Gay’s daughter-in-law, Jane, once told me at a folk festival, that when she married Bill she did not realise that she had married into Folk Royalty! After I winced at the word ‘royalty’, I understood immediately what she meant. Though the Scott Clan did not inherit their wonderful abilities, knowledge, humanity and personalities, they were the better for it – the labour of love in being creative, and all those things that such people do to move the world forward towards a better life for the so-called common people.

The Folk Royalty, of course, consisted of Gay, husband and mate Alan, and Alan’s brother, Bill senior.

Gay was an inspiration to many, including me. When Merro died she was very thoughtful and generous in her understanding way. She also made things happen for me, which otherwise probably would not have occurred. Following her passing I have thought of the many times we have talked about the inevitable Human Condition, books, politics, and, of course, we sang, and played often. Gay always had a ready smile and positive comment. Who could forget her contagious, happy laugh?

  

                                             




















 Gay Scott (courtesy Scott family)

Being a liberated woman, Gay once told me how disappointed she was that her mother did not tell her of her religious background. It was not until after her mother died that she discovered her mother had been brought up a Roman Catholic, but never told anyone. Apparently Gay’s father was a hard man and not only did he deny his wife her religion, but ensured the fact was to be kept unknown to others, including the family. Yes, Gay grew up with a strong mind of her own.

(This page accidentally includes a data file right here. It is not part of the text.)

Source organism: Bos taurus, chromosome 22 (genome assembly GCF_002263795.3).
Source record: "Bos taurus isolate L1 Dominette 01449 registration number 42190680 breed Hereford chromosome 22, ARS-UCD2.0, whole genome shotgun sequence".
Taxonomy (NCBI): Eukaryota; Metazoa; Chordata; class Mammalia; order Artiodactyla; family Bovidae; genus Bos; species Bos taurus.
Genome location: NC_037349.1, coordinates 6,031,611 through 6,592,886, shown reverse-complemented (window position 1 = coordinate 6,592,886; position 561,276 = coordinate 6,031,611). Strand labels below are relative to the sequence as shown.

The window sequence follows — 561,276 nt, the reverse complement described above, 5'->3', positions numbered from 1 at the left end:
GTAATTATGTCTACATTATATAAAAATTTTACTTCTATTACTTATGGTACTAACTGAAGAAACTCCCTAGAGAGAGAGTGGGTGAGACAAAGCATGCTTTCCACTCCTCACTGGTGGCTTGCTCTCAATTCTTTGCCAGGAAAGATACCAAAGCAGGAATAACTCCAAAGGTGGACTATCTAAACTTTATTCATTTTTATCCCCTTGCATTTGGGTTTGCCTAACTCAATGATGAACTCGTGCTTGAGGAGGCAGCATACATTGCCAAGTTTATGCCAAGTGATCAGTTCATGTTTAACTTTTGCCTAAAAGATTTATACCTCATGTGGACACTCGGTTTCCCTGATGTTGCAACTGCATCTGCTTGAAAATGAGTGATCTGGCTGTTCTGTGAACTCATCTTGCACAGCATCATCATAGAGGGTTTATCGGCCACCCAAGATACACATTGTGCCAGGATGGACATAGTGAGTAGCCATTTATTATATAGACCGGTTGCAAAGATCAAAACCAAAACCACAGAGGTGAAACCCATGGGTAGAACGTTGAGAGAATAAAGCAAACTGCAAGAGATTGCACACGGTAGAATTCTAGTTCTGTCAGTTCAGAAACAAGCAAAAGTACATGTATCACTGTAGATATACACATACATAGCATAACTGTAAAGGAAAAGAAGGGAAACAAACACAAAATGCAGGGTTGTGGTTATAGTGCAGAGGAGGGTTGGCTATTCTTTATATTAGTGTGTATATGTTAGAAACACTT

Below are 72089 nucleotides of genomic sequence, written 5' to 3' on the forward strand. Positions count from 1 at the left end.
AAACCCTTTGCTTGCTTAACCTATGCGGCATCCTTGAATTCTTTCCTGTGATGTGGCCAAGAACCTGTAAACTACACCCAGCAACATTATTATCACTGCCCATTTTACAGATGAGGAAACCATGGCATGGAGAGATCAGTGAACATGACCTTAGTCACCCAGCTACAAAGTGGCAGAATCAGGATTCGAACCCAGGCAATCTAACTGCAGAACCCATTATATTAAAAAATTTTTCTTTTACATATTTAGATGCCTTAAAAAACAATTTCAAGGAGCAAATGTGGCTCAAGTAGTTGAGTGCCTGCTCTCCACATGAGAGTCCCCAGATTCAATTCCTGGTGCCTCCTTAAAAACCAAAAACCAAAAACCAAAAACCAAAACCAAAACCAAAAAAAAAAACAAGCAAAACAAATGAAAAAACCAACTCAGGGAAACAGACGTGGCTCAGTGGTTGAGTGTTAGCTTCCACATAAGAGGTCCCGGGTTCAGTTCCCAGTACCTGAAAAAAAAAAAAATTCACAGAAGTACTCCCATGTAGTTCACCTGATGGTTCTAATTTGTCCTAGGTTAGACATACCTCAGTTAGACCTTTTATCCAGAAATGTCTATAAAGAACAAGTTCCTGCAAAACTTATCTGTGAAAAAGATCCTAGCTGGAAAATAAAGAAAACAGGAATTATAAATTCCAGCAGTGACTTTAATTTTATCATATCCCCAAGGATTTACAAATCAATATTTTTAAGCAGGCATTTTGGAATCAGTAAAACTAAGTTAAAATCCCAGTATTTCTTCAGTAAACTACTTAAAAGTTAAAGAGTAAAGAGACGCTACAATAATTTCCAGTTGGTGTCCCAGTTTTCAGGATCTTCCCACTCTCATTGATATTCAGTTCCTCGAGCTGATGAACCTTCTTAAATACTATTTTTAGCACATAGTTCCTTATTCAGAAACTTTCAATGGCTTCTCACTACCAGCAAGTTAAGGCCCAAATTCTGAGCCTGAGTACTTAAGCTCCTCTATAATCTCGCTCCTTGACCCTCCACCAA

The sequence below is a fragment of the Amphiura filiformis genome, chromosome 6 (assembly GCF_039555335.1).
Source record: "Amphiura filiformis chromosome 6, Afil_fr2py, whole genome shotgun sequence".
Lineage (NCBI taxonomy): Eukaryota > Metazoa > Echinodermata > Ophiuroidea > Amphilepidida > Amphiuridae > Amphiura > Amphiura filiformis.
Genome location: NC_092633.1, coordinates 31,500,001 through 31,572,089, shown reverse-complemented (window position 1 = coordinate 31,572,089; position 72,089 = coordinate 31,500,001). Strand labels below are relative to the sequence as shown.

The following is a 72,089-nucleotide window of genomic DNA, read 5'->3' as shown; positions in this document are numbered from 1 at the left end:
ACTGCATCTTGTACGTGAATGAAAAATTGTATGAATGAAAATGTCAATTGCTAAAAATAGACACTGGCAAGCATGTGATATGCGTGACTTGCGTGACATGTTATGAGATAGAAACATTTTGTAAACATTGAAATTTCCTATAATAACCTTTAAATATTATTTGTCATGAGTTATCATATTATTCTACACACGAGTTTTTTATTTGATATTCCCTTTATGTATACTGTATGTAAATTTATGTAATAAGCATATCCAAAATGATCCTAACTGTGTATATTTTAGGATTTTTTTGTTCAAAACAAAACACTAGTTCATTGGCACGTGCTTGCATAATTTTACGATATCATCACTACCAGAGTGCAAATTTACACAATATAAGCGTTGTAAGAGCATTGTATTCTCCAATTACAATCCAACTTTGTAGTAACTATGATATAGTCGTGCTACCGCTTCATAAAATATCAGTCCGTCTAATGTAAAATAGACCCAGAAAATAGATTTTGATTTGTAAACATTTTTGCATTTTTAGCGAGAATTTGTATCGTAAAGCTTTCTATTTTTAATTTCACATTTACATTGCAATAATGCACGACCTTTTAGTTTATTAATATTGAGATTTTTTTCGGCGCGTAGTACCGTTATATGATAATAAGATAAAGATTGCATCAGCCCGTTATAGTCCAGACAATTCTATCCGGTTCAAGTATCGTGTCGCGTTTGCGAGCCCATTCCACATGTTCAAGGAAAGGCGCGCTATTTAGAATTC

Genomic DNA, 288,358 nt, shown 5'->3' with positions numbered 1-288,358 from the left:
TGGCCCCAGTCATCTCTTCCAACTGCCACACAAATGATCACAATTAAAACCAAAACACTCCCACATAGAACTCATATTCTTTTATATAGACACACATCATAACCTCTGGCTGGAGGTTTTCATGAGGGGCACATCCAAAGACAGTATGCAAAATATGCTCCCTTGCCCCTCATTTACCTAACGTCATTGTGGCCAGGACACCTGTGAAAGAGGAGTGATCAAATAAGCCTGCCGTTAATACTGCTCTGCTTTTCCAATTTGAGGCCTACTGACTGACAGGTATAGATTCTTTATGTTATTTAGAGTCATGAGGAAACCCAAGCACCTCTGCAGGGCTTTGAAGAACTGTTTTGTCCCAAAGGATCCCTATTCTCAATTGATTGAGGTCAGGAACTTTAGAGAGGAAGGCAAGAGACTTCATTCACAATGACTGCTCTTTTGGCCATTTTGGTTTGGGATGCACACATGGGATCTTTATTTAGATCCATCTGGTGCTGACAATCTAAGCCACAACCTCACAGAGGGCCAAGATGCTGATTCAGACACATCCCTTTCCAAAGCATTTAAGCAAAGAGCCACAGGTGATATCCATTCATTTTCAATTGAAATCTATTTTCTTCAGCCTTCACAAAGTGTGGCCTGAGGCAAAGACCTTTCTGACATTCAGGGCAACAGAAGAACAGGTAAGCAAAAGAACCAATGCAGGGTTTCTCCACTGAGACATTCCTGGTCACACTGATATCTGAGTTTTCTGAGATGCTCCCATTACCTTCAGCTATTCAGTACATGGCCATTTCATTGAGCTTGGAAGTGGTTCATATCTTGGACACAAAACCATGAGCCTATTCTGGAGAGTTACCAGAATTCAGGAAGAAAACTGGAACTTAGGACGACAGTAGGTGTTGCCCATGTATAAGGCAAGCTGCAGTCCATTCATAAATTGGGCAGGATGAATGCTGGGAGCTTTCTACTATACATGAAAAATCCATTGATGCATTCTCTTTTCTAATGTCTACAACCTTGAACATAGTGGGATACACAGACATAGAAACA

Today there will be eloquent words spoken in the memory of the interesting and creative life of our dear friend Gay.

I regret that Virginia and I are unable to join you all for this celebration of Gay’s life and to hear the expressions and tales of this wonderful person who was many things to many people, including mother, mate and comrade.

At this sad time our heartfelt sympathies go out to Bill and Jane, Ashley and Jules.
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Photos © Sandra Nixon 
















1.   Jamie Carlin, Brian Dunnett, Frank Maher, Jane Scott, Ann Maher
















2. Ashley & Bill Scott






















3.  Christina Mimmocchi, Dale Dengate 


















4.  George Gibbons, Frank Maher, Jamie Carlin, John Dengate 
















5. Brian Dunnett, Frank Maher, Ann Maher, Bill Scott, Ashley Scott
















6.  John Dengate, Frank Maher
















7.  Jane & Bill Scott
















8.  Bill Scott















9.  Concertina lesson with Jamie 























10. Jamie Carlin



















11. Barbara Gibbons, Ann Maher
















12.  Dale Dengate, John Dengate, Frank Maher
















13. Maher daughters, Elizabeth & Monica, Dale & John Dengate























14.  Dale & John Dengate























15. John Dengate singing Decimal Currency Song 



















16. Jamie Carlin, Frank Maher, John Dengate

















17. Jane Scott, Jamie Carlin























18.  Ann Maher